Davis’ begins her article by describing Pollak as “the editor-at-large of Breitbart, the alt-right website credited with helping galvanise white nationalists in America” and then goes on to republish a number of deliberately provocative headlines from the publication which democrat-operatives had employed in their campaign against Bannon’s appointment to the White House. None of these were from articles that Pollak had written, and Davis provides no evidence whatsoever that he had anything to do with them. The description of Breitbart as an “alt right website” is also inaccurate and a misrepresentation of last year’s controversy over the issue.
In March 2016 Allum Bokhari and Breitbart’s (now ex) tech editor Milo Yiannopoulos wrote an article for Breitbart called “An Establishment Conservative’s Guide To The Alt-Right”. Yiannopoulos is an eloquent, charming and sinister provocateur (see a number of the headlines quoted by Davis) and a self-described “chronicler of, and occasional fellow traveller with, the alt-right”. He is also capable of directing onto his opponents, with a nod-and-a-wink, a truly terrifying army of abusive trolls, a power which eventually got him banned from Twitter. The thesis of the article, as summarised by Cathy Young, was that while the alt-right did have some actual white supremacists and neo-Nazis in its ranks it was mostly “a loose alliance of maverick intellectuals, traditionalists who feel unrepresented in the mainstream political establishment, and cheeky young rebels who post racist slurs and memes just to annoy the pearl-clutching guardians of political correctness.”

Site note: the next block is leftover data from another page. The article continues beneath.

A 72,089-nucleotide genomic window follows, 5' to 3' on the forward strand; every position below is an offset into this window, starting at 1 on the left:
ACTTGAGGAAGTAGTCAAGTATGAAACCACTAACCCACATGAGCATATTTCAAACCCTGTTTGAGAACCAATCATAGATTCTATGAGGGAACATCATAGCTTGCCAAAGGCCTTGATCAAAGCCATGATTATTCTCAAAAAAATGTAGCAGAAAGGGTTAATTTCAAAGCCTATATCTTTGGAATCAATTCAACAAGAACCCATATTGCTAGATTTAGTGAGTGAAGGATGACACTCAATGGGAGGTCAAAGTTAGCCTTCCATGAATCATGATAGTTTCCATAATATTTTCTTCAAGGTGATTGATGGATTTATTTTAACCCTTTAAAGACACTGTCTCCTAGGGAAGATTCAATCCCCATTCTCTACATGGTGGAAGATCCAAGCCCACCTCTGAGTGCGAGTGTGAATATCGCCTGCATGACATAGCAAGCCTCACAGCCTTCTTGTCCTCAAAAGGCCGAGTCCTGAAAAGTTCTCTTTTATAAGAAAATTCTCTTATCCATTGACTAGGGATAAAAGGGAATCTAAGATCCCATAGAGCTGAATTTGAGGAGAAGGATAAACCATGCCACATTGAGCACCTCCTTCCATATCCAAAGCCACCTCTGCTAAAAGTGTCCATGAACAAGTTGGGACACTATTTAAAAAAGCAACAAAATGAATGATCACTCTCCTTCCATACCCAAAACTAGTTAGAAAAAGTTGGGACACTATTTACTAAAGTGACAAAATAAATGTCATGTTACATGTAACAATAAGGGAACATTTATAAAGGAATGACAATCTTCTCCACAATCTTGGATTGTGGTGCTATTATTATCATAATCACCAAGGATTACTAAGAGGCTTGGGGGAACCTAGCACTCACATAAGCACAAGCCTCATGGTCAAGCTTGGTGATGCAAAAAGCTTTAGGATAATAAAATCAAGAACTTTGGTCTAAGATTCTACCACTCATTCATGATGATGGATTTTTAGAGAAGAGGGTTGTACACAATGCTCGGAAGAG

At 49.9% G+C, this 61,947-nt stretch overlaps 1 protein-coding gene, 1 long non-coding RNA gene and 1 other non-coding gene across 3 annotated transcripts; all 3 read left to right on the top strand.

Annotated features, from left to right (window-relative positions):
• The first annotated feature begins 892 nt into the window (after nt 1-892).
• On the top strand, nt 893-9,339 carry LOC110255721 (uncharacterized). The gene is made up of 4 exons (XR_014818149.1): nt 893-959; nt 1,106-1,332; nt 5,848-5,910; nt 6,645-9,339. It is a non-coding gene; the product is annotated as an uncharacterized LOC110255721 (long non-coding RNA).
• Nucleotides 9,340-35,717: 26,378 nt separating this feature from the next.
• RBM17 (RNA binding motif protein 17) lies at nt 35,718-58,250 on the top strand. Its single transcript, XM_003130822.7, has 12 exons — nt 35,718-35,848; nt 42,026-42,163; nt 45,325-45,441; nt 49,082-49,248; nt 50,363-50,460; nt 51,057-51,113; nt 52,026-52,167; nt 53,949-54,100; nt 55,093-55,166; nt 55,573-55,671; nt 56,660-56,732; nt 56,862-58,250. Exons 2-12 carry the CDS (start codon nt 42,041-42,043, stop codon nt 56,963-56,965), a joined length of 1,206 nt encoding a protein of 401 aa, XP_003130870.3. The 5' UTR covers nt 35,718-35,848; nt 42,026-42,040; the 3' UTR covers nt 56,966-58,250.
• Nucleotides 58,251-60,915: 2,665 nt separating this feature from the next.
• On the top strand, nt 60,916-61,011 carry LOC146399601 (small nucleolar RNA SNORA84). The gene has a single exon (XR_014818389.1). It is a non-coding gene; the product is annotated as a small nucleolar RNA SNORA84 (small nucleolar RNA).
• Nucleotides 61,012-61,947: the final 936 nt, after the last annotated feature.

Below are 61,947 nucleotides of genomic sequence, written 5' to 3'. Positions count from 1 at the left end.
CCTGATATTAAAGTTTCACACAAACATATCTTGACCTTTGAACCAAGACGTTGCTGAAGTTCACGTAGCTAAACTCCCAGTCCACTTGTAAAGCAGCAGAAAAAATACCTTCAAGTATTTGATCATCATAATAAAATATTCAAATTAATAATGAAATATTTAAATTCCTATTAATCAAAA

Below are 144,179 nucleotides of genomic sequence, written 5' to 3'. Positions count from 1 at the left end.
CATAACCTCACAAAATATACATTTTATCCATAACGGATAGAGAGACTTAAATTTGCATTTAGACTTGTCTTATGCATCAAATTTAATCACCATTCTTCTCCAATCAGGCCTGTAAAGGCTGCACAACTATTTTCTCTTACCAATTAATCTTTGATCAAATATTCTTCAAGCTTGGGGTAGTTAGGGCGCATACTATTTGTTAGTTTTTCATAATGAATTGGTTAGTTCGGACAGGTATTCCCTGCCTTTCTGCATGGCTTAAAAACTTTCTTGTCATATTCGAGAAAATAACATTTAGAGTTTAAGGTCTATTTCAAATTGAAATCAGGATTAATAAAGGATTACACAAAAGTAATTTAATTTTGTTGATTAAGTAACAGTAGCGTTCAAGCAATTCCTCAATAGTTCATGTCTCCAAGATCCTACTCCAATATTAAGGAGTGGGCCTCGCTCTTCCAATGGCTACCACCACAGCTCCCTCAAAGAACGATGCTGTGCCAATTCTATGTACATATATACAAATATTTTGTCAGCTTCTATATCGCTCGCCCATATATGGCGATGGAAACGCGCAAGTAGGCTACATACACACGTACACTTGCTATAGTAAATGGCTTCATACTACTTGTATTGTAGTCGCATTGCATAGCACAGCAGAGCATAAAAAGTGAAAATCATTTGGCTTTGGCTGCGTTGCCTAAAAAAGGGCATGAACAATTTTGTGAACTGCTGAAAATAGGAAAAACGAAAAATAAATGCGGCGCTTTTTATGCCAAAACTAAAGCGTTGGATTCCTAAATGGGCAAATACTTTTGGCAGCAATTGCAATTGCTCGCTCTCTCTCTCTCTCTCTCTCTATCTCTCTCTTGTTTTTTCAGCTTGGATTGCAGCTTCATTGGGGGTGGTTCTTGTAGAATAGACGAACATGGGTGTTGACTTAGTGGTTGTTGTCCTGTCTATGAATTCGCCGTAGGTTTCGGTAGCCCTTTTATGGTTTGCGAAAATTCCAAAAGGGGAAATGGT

In an interview with the left-wing site Mother Jones in July 2016 Bannon claimed that Breitbart was "the platform for the alt-right" and suggested that while this movement did attract white nationalist, anti-Semitic and homophobic elements – in the same way that the progressive left and hard left also had its nasty camp followers – this was not its essence. In a later interview with the Wall Street Journal he clarified his earlier remarks. As Kimberley Strassel reported: